“Nathaniel Saxton, the Chancery reporter, generally called Natty” was one of the leaders in the fun at the little social gatherings at the Rising Sun Tavern in Trenton, where the American Hotel now stands, where “songs were sung, old stories revived, and flashes of wit sparked, each one deeming it a duty to contribute as well as he could to the general amusement.11

Saxton also continued active with the Hunterdon Militia. Here is a report of a training day held in June 1842:

Hunterdon Brigade Training. Col. Saxton with Maj. Sutphin and the Hunterdon Squadron, by arrangement, remained on the field sometime, and amused the spectators present with rapid Cavalry Evolutions, until the line of Infantry was clear of the crowd which would otherwise have thronged around them, and then returned to town in good order, where the military and citizens obtained comfortable meals and refreshments for themselves and horses . . . . The Commandant of Brigade cannot omit to notice with commendation the appearance of the cavalry; who came into the field under Col. Nathaniel Saxton, in greater force than was expected.12

Following this splendid event, it appears that Nathaniel Saxton went into a steep decline. He gave up his law practice, and, as was stated in a tribute to him by members of the Hunterdon Bar, “the last years of his life were clouded with mental and physical suffering.” As a lifelong bachelor, without any family nearby, he spent his declining years alone and unsupported. A year before his death, an anonymous writer observed that he had become “a poor miserable man.”

Sketch of Our Lawyers:  . . . we have men {in Flemington} gifted men, men who are an honor to their profession, and who, in their private life, command the respect of the community. I might particularize, I might pass over in turn the names of Messrs. A. Wurts, J. N. Reading, Wm. H. Sloan, C. Bartles and G. A. Allen, but deem it unnecessary, and will therefore only call your attention to one. I refer to N. Saxton, Esq., who is the oldest lawyer, I believe, now living in New Jersey. Mr. Saxton was licensed in the year A. D. 1804, some forty-five years since, and from those who knew him whilst at the Bar, I have learned that he was considered a man of superior judgement and legal knowledge, one whose opinion was considered worthy of consideration; but, alas, what is he now?, a poor, miserable man who lingers out a wearisome existence.

“He seems like one, who stands alone,
Some banquet hall deserted;
Whose lights are fled, whose garlands dead,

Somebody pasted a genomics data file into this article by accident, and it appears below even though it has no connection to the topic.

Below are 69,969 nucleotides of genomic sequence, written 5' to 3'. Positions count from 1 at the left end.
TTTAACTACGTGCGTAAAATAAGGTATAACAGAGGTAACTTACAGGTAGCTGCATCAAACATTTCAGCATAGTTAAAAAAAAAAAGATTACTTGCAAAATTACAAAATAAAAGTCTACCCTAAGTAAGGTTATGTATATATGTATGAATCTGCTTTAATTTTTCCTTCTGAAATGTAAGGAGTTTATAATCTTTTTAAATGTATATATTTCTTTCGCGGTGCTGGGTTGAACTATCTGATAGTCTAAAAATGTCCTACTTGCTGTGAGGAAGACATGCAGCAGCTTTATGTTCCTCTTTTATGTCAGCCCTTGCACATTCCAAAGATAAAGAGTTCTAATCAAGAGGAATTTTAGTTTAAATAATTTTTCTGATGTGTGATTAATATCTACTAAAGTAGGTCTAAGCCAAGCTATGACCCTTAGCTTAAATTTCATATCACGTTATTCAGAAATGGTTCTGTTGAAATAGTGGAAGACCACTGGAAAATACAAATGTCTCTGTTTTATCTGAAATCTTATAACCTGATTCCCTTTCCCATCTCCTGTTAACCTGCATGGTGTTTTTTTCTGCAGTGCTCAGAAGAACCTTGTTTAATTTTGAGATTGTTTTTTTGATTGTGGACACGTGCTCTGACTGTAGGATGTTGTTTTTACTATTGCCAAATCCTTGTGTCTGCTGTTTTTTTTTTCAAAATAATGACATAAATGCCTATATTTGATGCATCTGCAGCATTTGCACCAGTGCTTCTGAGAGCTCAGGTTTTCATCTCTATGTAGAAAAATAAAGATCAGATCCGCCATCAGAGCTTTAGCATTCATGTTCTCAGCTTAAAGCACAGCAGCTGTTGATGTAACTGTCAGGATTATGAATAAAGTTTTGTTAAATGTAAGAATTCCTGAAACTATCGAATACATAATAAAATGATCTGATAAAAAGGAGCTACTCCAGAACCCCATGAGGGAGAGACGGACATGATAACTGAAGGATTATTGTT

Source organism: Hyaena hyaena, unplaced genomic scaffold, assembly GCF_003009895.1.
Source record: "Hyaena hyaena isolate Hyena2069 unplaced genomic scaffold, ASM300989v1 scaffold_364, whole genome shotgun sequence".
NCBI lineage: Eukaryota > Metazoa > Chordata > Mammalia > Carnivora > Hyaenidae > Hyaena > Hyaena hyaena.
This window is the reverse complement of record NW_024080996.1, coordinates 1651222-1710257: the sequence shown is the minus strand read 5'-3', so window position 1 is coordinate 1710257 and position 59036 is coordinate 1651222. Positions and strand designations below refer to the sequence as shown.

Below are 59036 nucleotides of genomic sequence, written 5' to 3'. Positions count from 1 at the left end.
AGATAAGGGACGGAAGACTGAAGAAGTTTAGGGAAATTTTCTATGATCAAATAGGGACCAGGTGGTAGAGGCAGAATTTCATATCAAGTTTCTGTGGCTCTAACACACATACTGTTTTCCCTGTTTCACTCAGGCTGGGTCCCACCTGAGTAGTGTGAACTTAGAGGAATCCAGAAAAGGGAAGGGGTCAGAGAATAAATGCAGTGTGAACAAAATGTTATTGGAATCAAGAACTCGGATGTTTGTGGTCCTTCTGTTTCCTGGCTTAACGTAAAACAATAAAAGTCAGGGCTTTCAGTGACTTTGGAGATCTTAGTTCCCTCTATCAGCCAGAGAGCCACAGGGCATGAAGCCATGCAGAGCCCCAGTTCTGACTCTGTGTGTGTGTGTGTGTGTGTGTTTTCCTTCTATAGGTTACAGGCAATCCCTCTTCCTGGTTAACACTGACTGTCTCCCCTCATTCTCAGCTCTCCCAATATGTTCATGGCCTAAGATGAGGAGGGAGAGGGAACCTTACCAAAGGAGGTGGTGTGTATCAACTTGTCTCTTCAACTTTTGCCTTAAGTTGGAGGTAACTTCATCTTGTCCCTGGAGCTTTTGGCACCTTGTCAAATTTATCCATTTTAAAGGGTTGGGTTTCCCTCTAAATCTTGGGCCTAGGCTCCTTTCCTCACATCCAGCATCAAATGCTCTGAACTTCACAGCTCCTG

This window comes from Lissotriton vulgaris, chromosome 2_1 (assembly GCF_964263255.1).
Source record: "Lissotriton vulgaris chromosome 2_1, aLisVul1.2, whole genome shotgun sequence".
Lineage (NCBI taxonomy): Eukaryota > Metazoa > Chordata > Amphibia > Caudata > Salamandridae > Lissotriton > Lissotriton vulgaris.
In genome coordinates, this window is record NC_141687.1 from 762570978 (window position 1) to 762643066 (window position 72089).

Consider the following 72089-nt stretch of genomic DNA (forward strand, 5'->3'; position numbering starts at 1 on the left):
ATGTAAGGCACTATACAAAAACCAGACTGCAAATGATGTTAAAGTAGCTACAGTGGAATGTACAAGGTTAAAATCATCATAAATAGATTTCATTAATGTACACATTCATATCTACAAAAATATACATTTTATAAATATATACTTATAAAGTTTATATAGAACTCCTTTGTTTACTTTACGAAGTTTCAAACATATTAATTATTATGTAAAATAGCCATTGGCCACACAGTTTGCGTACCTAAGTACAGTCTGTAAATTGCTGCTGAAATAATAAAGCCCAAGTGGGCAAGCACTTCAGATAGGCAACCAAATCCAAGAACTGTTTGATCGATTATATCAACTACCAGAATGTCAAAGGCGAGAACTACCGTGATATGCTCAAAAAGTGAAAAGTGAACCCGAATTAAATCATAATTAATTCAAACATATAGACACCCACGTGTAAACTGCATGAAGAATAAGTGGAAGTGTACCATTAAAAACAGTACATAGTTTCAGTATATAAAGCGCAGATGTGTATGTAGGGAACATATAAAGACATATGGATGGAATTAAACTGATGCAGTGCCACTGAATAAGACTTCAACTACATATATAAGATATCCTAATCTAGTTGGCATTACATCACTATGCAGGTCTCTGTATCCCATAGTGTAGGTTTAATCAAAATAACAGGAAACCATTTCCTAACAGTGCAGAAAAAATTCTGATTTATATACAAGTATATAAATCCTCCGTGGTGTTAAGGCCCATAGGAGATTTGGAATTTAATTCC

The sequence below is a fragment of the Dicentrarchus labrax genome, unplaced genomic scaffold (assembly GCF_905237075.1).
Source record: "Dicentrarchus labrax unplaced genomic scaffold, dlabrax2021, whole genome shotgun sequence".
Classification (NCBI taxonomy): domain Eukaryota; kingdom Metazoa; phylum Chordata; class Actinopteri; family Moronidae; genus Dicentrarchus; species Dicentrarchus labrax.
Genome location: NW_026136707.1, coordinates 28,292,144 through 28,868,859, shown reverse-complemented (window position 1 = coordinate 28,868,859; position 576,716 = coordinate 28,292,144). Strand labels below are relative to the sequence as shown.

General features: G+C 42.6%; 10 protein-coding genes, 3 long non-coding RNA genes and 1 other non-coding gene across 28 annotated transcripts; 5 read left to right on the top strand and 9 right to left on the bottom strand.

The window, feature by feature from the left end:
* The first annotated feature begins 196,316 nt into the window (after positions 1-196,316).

And all, but him, departed.”13

After what must have been a very difficult ten years, the Gazette reported on July 24th, 1850:  “Died, In this town, on Tuesday night, the 16th inst., Col. Nathaniel Saxton, Attorney and Counsellor at Law, aged 76 years.”14


7/20/2012:  I have learned from Dennis Bertland that the home of Charles Miller (see footnote 14) where Nathaniel Saxton was living in 1850 was in fact the “Fleming Castle” on Bonnell Street. He also reminded me that the HABS drawings and photographs can be found on the Library of Congress website.


7/20/2012:  Bill Hartman has reminded me that the newspaper I so frequently have referred to as the “Hunterdon County Gazette” was never called that. It began life as “Hunterdon Gazette and Farmers’ Weekly Advertiser,” but the title was soon shortened to simply “Hunterdon Gazette.”

  1. E. T. Bush, “Raven Rock Was Once Bool’s Island,” Feb. 12, 1931
  2. Deed 56-263.
  3. E. T. Bush, “Old Hunt Farm A Place Of Interest,” Hunterdon Co. Democrat, June 4, 1931.
  4. Hunterdon Gazette, May 14, 1834
  5. Hunterdon Gazette, August 27th, 1834
  6. Hunterdon Gazette, Oct. 22, 1834; Snell, History of Hunterdon & Somerset Counties, pg. 207.
  7. Hunterdon Gazette, Sept. 7, 1836
  8. Deed 64-113
  9. Deed 91-092
  10. Hunterdon Gazette, Dec. 6, 1837
  11. Lucius Q. Elmer, Reminiscences, pg 193
  12. Hunterdon Gazette, June 15, 1842
  13. Hunterdon Gazette, Aug. 1, 1840
  14. There is just one little anomaly. The Raritan Twp. Census for 1850, dated Sept. 7, lists Nathaniel Saxton 73, Lawyer, living in the household of Charles Miller 53 laborer, Deborough 48, Martha 24, Lucy 19 and Jane 16. In the same household were Sarah Coats 85 and Lucy Coats 58, probably boarders like Saxton. This was two months after Saxton died. The explanation for this oddity is that the census asked for names as of June 1, 1850, and Saxton died in July, which explains why he was counted.